Carmakers Pump The Brakes On Driverless Technology

Carmakers Pump Brakes on Driverless Technology

Many carmakers have softened their stances on driverless technology because they’re not sure if the tech is quite ready for the mainstream.

Financial Times reported that the mood about driverless cars has been noticeably different at this year’s Consumer Electronics Show (CES) in Las Vegas, and that some companies that had previously touted the technology seem less eager to make the transition.

For example, as recently as two years ago, Audi was pushing the launch of its first car that would take full control away from the driver, only asking for assistance when the car ran into a problem that was too complex for it to handle. This level of autonomy is known as Level 3. A fully autonomous vehicle would be a level 5, the highest level.

The problem is that regulators are worried about the legality of such a system, because the nuances of whether it can work in an emergency are questionable. Consequently, Audi has never used the software in the U.S.

Part of the concern is whether a driver will be ready to take the wheel at a moment’s notice when the car requests it, and also the question of who will be responsible if something goes wrong.

Major car manufacturers like Ford, Toyota and Volvo say they’re skeptical about Level 3 tech, and say it’s safer to wait for better technology that wouldn’t require human intervention.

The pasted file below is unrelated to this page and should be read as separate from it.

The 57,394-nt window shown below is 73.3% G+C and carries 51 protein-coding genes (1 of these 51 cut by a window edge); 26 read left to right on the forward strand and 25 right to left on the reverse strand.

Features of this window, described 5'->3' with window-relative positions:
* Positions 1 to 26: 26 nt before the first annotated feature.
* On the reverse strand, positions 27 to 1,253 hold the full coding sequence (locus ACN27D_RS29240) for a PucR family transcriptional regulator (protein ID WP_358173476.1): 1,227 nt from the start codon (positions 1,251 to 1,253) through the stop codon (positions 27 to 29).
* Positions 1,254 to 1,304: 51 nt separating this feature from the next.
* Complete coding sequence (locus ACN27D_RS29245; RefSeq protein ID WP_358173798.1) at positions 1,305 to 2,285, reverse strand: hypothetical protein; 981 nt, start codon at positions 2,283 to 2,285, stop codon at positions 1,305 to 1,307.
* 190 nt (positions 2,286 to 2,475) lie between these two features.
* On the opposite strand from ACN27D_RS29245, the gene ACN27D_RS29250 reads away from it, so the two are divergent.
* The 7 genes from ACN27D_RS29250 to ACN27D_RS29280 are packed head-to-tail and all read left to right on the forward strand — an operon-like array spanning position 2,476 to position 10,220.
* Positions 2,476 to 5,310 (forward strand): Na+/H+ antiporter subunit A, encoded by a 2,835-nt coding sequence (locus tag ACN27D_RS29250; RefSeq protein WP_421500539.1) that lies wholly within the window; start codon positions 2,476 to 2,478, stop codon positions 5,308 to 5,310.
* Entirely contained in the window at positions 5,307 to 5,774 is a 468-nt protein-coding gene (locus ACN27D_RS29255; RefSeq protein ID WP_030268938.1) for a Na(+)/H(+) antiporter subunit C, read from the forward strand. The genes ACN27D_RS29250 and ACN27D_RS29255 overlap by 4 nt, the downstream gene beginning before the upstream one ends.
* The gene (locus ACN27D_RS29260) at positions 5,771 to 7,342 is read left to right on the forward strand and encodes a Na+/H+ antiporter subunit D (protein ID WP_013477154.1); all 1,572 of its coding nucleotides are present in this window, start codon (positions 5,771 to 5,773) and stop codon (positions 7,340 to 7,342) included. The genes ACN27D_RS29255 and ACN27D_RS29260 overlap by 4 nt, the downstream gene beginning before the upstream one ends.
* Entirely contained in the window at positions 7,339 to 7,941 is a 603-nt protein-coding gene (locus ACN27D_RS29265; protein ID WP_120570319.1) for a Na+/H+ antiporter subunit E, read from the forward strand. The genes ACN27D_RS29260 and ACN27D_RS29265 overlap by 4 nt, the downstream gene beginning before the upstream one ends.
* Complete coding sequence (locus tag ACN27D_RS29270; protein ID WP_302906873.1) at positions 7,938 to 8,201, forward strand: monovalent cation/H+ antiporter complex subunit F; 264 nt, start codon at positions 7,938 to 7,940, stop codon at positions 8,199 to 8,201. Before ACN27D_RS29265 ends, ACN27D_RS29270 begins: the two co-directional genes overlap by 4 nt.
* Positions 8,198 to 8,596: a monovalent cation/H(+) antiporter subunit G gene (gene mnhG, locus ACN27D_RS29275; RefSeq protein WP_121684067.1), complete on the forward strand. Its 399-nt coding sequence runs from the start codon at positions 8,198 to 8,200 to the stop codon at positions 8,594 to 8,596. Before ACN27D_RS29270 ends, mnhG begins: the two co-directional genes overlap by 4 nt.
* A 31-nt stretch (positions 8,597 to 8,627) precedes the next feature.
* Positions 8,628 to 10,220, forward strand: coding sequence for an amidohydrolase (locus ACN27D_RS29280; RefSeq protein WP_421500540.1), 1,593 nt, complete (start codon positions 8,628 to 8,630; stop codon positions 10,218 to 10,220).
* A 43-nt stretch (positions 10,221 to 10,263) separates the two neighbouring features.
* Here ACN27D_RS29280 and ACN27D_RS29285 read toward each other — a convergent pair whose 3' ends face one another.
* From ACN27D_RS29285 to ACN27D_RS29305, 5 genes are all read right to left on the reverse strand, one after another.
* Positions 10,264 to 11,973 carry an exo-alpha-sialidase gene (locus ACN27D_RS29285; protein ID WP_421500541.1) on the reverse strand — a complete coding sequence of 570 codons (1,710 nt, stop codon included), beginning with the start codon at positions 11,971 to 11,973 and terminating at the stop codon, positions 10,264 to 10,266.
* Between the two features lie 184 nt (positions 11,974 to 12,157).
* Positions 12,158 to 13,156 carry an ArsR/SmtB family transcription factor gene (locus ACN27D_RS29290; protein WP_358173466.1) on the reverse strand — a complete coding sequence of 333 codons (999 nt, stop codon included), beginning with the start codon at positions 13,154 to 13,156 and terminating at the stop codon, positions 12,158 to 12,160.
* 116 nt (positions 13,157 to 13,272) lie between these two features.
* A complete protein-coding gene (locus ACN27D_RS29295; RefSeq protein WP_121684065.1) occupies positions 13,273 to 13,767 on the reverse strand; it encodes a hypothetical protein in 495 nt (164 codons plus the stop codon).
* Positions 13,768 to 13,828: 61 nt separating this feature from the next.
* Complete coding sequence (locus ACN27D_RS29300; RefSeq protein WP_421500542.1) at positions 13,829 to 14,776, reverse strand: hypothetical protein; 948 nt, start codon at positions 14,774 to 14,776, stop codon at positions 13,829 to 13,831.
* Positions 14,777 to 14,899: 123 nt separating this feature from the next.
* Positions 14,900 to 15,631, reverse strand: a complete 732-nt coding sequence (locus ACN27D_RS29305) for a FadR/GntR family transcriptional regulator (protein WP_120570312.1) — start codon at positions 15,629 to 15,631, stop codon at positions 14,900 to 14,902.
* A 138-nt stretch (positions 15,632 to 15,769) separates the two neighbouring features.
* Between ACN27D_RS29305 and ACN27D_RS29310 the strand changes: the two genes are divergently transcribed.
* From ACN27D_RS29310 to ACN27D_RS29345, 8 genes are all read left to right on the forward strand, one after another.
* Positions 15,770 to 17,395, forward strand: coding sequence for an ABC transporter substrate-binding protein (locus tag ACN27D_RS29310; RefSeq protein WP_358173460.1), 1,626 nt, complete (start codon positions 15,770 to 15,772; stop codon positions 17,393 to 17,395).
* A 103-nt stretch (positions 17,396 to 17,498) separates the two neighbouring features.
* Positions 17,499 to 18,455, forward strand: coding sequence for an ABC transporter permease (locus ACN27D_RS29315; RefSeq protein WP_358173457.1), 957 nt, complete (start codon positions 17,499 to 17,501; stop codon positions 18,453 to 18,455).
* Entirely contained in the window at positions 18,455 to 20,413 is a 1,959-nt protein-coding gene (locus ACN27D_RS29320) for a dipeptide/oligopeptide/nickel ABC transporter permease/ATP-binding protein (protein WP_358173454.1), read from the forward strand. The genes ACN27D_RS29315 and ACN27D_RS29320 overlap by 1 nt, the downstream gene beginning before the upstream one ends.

Now, carmakers are shifting to less exciting terrain: the education and regulation of the new technology. Instead of bragging about shiny new driverless cars, Audi unveiled that it was one of several carmakers that were part of a new industry group called Pave. The aim of the group is to bring concrete advances to road safety by educating policymakers about how the “technical challenges of creating driverless vehicles are solvable,” according to Audi’s North American President of Operations Mark Del Rosso.

Mike Ramsey, an analyst at Gartner, said that while the technology is ready, policy obviously is not. “The regulatory framework is a problem far more in need of ironing out than any of these systems,” he said. “There will have to be some clarity about what is legal and what isn’t.”

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